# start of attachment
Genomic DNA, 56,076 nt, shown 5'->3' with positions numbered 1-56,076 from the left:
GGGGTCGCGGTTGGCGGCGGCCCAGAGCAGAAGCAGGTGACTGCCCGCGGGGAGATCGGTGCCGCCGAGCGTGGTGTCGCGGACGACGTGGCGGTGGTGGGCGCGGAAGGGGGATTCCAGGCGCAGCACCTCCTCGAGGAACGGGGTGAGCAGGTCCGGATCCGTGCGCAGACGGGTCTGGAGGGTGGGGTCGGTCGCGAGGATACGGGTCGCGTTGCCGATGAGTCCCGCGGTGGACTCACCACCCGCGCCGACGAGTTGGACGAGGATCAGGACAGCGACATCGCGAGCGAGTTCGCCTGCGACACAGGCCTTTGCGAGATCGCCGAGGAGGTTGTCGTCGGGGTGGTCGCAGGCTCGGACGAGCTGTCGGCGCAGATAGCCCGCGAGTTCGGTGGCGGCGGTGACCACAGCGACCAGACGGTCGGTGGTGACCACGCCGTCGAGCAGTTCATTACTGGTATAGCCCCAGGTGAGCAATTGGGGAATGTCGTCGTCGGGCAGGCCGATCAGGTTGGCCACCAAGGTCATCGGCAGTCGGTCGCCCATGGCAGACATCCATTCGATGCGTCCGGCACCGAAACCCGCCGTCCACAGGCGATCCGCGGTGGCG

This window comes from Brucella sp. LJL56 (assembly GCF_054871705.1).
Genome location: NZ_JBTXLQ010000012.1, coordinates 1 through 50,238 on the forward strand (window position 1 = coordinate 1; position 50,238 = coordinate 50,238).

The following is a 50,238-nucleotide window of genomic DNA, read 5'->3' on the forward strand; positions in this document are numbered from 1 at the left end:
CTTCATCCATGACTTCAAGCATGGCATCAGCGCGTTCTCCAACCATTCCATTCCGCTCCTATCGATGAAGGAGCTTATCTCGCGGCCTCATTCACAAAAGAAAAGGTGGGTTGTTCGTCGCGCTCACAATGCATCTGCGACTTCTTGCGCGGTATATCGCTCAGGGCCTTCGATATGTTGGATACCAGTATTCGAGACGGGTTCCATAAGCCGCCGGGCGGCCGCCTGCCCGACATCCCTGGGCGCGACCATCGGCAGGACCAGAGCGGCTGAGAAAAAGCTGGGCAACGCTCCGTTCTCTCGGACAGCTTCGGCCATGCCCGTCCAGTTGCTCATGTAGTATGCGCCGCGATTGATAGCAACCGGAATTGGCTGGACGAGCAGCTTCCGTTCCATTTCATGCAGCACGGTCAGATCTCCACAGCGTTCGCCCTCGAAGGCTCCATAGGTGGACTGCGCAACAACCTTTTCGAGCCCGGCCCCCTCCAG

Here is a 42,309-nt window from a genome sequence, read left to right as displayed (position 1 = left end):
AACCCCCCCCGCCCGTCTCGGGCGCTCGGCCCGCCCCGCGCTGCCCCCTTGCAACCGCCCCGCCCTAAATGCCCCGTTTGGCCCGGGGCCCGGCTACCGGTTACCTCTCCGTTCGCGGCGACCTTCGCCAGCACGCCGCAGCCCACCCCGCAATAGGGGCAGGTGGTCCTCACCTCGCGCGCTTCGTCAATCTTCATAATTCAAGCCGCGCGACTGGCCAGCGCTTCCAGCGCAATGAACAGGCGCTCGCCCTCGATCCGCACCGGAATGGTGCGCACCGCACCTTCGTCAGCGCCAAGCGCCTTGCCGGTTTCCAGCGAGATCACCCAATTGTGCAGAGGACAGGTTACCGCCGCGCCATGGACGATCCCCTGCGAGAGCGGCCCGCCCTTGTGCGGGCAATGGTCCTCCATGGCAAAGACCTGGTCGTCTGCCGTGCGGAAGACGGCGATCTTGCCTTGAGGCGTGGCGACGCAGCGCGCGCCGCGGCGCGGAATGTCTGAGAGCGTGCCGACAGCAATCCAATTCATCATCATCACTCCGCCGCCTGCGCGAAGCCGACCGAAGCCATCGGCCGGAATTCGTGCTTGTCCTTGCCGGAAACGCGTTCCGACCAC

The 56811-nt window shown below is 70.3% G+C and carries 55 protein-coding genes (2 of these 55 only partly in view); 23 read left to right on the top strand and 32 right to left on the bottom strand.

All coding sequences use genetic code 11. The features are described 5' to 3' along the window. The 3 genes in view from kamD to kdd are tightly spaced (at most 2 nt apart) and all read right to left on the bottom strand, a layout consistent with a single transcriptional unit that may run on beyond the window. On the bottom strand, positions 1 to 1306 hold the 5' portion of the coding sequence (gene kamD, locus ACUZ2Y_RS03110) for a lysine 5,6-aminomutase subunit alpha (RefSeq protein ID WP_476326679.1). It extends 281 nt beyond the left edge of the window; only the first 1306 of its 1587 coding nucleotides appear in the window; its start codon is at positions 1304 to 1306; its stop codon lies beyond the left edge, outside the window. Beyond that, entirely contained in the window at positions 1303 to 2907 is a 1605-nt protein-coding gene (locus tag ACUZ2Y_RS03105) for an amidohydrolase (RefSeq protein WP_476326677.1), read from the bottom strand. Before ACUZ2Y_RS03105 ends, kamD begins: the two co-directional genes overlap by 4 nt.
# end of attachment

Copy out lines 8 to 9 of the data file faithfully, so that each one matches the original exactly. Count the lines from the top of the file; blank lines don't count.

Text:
AACCCCCCCCGCCCGTCTCGGGCGCTCGGCCCGCCCCGCGCTGCCCCCTTGCAACCGCCCCGCCCTAAATGCCCCGTTTGGCCCGGGGCCCGGCTACCGGTTACCTCTCCGTTCGCGGCGACCTTCGCCAGCACGCCGCAGCCCACCCCGCAATAGGGGCAGGTGGTCCTCACCTCGCGCGCTTCGTCAATCTTCATAATTCAAGCCGCGCGACTGGCCAGCGCTTCCAGCGCAATGAACAGGCGCTCGCCCTCGATCCGCACCGGAATGGTGCGCACCGCACCTTCGTCAGCGCCAAGCGCCTTGCCGGTTTCCAGCGAGATCACCCAATTGTGCAGAGGACAGGTTACCGCCGCGCCATGGACGATCCCCTGCGAGAGCGGCCCGCCCTTGTGCGGGCAATGGTCCTCCATGGCAAAGACCTGGTCGTCTGCCGTGCGGAAGACGGCGATCTTGCCTTGAGGCGTGGCGACGCAGCGCGCGCCGCGGCGCGGAATGTCTGAGAGCGTGCCGACAGCAATCCAATTCATCATCATCACTCCGCCGCCTGCGCGAAGCCGACCGAAGCCATCGGCCGGAATTCGTGCTTGTCCTTGCCGGAAACGCGTTCCGACCAC

The 56811-nt window shown below is 70.3% G+C and carries 55 protein-coding genes (2 of these 55 only partly in view); 23 read left to right on the top strand and 32 right to left on the bottom strand.